Patriarch: George Washington and the New American Nation

Overview

A dramatic portrait of George Washington's presidential years, Patriarch is a gripping story of politics and statecraft. Smith describes Washington's struggle to preside over the bitter feud between Jefferson and Hamilton—two brilliant members of his cabinet—while attempting to distinguish the first presidency.

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Overview

A dramatic portrait of George Washington's presidential years, Patriarch is a gripping story of politics and statecraft. Smith describes Washington's struggle to preside over the bitter feud between Jefferson and Hamilton—two brilliant members of his cabinet—while attempting to distinguish the first presidency.

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Editorial Reviews

Library Journal
George Washington's ascent to the presidency of the new republic was at once a personal triumph and a great gamble with something he held most dear--his reputation. Smith (director, Hoover Library) captures well the bittersweet presidential years, when Washington used the vast capital of his personal prestige to cement the bands of a shaky union. With wonderful use of detail and anecdote, Smith argues that Washington was not the mere figurehead that other historians have portrayed but a canny politician who mastered and controlled his brilliant subordinates, Alexander Hamilton and Thomas Jefferson. In a lively and engaging style, the author describes Washington's world in New York, Philadelphia, and Mt. Vernon and the major policy issues of the 1790s, especially the vituperative politics of the era. If Norton is not always careful with detail and his chronology is sometimes confusing, this is, nonetheless, history painted in broad strokes with vivid characterization, sure to attract a general readership. Previewed in Prepub Alert, LJ 10/15/92.-- David B. Mattern, Univ. of Virginia, Charlottesville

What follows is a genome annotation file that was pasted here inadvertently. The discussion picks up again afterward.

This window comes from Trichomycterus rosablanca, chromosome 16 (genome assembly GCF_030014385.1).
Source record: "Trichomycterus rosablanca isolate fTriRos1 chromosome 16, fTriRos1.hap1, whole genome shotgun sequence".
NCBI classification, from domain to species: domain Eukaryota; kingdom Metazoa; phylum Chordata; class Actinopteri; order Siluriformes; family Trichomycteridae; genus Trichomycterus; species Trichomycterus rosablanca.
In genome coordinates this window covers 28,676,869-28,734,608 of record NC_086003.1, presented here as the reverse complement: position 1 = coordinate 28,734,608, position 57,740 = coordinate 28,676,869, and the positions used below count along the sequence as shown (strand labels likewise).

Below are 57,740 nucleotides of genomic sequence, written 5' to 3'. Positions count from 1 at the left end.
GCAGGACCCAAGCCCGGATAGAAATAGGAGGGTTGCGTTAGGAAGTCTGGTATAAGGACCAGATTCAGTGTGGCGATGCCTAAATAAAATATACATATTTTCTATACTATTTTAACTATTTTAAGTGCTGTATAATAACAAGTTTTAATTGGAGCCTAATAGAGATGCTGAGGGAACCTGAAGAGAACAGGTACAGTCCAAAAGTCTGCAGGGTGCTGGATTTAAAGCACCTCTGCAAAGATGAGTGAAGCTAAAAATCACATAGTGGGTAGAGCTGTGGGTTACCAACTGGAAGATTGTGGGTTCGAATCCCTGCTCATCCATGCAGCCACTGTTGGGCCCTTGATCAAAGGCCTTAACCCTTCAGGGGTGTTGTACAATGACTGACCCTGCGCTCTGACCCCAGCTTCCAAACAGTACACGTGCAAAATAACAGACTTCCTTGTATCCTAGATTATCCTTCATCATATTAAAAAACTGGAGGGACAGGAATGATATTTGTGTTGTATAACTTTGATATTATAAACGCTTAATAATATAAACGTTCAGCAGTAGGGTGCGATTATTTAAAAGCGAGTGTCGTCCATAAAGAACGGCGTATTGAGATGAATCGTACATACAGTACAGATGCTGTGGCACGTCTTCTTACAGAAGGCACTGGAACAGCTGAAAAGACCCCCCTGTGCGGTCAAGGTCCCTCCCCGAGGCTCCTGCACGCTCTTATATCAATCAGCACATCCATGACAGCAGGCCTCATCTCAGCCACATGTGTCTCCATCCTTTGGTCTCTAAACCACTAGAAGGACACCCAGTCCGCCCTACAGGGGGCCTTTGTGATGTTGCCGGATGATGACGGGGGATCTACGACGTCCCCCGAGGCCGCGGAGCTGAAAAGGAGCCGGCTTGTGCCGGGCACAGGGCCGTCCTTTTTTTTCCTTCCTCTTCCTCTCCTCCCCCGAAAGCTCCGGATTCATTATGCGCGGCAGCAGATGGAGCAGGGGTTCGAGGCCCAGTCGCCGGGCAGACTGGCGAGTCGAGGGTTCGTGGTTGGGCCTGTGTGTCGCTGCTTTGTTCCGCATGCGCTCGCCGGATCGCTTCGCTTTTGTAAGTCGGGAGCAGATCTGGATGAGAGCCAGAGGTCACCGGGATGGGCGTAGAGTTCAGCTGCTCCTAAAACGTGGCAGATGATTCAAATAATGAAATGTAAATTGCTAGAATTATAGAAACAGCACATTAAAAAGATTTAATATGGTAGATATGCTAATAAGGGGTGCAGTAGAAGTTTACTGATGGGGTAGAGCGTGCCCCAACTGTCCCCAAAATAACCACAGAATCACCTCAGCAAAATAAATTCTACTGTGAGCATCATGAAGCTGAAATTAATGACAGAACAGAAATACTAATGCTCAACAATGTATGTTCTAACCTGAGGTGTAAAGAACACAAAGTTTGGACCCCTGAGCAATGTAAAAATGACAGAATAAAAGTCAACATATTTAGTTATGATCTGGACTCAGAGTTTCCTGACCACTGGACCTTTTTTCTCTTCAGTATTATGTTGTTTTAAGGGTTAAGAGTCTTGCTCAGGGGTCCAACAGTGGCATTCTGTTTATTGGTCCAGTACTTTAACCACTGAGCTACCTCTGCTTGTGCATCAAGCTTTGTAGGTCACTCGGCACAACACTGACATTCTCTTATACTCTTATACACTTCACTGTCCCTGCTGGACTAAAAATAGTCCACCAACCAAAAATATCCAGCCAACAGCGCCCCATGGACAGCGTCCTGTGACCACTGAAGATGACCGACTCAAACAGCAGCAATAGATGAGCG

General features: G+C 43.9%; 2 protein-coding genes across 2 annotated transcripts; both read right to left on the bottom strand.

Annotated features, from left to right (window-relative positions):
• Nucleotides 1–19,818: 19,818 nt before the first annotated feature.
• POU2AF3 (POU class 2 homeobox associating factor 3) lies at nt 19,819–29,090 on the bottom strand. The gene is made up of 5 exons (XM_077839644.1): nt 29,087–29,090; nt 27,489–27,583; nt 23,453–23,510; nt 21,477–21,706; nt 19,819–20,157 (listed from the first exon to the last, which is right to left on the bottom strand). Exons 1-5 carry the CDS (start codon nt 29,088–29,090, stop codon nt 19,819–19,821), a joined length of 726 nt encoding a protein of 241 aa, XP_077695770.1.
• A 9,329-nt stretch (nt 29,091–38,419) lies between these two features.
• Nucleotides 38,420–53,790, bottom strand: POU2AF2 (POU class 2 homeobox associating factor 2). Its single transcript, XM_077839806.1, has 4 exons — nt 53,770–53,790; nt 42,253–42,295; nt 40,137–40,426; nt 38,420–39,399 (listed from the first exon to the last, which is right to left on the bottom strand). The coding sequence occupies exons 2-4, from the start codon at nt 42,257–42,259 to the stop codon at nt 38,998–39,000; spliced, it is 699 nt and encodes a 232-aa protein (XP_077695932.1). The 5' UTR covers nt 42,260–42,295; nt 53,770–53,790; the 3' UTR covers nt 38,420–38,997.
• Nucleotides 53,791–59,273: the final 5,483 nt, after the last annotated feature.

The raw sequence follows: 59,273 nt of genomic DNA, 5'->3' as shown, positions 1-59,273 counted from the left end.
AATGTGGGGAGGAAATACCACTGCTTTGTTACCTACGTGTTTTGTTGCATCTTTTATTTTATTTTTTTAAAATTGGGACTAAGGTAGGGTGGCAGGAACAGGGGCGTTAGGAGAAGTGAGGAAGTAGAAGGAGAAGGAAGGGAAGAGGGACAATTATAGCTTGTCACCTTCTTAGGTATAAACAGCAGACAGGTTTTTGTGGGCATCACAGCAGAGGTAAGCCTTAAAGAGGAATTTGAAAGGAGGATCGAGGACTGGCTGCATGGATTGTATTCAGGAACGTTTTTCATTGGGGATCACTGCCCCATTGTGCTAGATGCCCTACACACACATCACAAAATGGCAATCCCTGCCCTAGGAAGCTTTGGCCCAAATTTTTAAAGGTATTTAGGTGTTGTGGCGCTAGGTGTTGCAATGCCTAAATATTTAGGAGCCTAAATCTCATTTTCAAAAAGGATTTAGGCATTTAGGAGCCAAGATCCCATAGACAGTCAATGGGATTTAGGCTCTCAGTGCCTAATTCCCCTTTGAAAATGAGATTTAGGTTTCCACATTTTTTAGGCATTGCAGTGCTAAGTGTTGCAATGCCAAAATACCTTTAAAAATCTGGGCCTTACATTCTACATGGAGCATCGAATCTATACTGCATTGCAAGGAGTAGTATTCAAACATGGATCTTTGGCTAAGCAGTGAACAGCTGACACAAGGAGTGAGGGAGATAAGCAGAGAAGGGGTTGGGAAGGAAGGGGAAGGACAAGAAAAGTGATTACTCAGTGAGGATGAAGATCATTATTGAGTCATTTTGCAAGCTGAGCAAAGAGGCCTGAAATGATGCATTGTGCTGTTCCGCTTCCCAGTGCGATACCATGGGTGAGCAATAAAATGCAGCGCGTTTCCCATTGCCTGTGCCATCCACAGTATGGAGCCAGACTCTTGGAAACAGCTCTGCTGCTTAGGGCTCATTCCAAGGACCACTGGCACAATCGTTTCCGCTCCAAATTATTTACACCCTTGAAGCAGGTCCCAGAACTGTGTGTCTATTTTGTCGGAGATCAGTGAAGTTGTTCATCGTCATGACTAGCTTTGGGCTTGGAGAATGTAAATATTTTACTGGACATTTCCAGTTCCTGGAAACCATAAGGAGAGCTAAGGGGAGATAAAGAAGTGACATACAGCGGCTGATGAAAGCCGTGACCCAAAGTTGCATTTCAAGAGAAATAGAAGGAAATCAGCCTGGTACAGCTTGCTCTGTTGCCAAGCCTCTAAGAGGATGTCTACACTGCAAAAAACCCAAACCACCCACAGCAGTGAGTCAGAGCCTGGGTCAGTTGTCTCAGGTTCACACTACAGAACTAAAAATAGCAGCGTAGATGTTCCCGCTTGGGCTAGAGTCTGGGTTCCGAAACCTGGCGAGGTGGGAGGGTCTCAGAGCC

Gilbert Taylor
From the depths of his present-day popular perception as a Polonius-like pronouncer of platitudes, Washington's humanizing elements are raised up by Smith. An able biographer of Herbert Hoover and Thomas Dewey , here he enters the familiar territory marked out by the separate multivolume biographies of Douglas Freeman and James Flexner. Limiting his subject to the presidential years, Smith compiles his narrative from stories of Washington's household, his public appearances (which enables Smith to introduce the local color of 1790s New York, Philadelphia, and the South), and what today would be termed Washington's "decision-making style." That style still strikes an austere blend of fealty to duty and disdain for self-interest. Yet, even though Smith emphasizes Washington's less lofty attributes such as his political acumen, the guy remains as wooden as his dentures. What is not achieved in revisionist intent, however, is approached by a lively linkage of the known anecdotes about Jefferson, Hamilton, Jay, the Whiskey Rebellion, foreign affairs, and the husbandry of Mount Vernon. For libraries with neither Freeman nor Flexner.
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Product Details

  • ISBN-13: 9781419325762
  • Publisher: Recorded Books, LLC
  • Publication date: 1/17/2005

Meet the Author

Richard Norton Smith is the author ofThomas E. Dewey and His Times and biographies of George Washington and Herbert Hoover. A distinguished political speechwriter, he has worked especially closely with Bob and Elizabeth Dole, with whom he collaborated on their best-selling memoir Unlimited Partners. The director of the Gerald R. Ford Museum and Library, he lives in Grand Rapids, Michigan.

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